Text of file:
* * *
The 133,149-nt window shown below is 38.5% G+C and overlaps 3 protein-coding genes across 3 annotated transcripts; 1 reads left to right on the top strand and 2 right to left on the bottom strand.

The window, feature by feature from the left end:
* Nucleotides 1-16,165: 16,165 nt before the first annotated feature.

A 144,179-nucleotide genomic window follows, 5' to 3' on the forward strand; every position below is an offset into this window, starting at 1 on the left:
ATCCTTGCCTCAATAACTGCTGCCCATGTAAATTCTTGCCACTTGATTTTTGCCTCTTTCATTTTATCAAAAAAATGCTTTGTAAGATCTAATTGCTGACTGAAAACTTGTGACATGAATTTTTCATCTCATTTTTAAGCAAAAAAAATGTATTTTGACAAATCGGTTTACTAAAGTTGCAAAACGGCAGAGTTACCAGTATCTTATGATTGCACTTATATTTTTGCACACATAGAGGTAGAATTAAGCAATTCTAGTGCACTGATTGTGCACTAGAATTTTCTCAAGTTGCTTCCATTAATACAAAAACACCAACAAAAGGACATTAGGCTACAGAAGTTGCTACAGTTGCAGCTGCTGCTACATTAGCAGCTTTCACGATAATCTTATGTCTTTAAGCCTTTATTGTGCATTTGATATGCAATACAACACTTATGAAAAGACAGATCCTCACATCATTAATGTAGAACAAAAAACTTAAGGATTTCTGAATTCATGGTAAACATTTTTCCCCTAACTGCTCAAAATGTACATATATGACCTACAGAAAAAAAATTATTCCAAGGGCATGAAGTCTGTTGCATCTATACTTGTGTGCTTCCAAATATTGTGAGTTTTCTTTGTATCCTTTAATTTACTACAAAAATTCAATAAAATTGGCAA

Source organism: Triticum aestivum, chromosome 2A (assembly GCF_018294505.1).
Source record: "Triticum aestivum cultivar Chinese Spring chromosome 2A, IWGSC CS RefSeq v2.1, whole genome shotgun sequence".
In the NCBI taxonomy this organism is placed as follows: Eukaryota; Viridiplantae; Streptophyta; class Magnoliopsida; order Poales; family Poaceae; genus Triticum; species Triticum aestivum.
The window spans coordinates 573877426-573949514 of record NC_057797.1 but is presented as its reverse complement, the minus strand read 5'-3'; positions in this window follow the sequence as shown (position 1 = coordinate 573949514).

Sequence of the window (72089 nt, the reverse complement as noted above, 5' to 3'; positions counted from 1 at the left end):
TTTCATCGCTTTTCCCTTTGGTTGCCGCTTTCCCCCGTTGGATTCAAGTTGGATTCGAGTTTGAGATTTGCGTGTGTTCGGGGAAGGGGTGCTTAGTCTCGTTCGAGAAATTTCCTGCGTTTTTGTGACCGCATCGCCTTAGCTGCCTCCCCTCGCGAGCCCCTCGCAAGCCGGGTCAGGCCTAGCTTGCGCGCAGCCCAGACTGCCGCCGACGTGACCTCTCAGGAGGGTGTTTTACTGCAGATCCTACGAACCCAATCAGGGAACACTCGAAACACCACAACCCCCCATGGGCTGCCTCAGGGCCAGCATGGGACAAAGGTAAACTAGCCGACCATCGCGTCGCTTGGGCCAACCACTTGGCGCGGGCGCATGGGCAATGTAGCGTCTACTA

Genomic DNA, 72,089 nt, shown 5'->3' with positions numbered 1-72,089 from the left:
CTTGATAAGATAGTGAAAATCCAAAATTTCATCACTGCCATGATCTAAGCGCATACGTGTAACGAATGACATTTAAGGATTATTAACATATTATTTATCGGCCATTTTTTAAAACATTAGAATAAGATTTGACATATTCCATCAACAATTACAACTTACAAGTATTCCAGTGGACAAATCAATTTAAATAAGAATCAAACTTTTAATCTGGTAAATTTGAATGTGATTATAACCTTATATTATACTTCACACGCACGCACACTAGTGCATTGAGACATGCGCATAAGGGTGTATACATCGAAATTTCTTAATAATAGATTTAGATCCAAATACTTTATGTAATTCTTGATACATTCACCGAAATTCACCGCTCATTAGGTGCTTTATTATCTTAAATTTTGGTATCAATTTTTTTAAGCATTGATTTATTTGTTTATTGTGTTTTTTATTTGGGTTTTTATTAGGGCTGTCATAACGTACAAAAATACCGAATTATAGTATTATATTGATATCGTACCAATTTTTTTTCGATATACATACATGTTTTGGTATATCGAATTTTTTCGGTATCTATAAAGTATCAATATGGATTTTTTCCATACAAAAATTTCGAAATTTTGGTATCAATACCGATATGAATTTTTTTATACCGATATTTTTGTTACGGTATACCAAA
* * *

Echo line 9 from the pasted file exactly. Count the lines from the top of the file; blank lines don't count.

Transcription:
The window spans coordinates 573877426-573949514 of record NC_057797.1 but is presented as its reverse complement, the minus strand read 5'-3'; positions in this window follow the sequence as shown (position 1 = coordinate 573949514).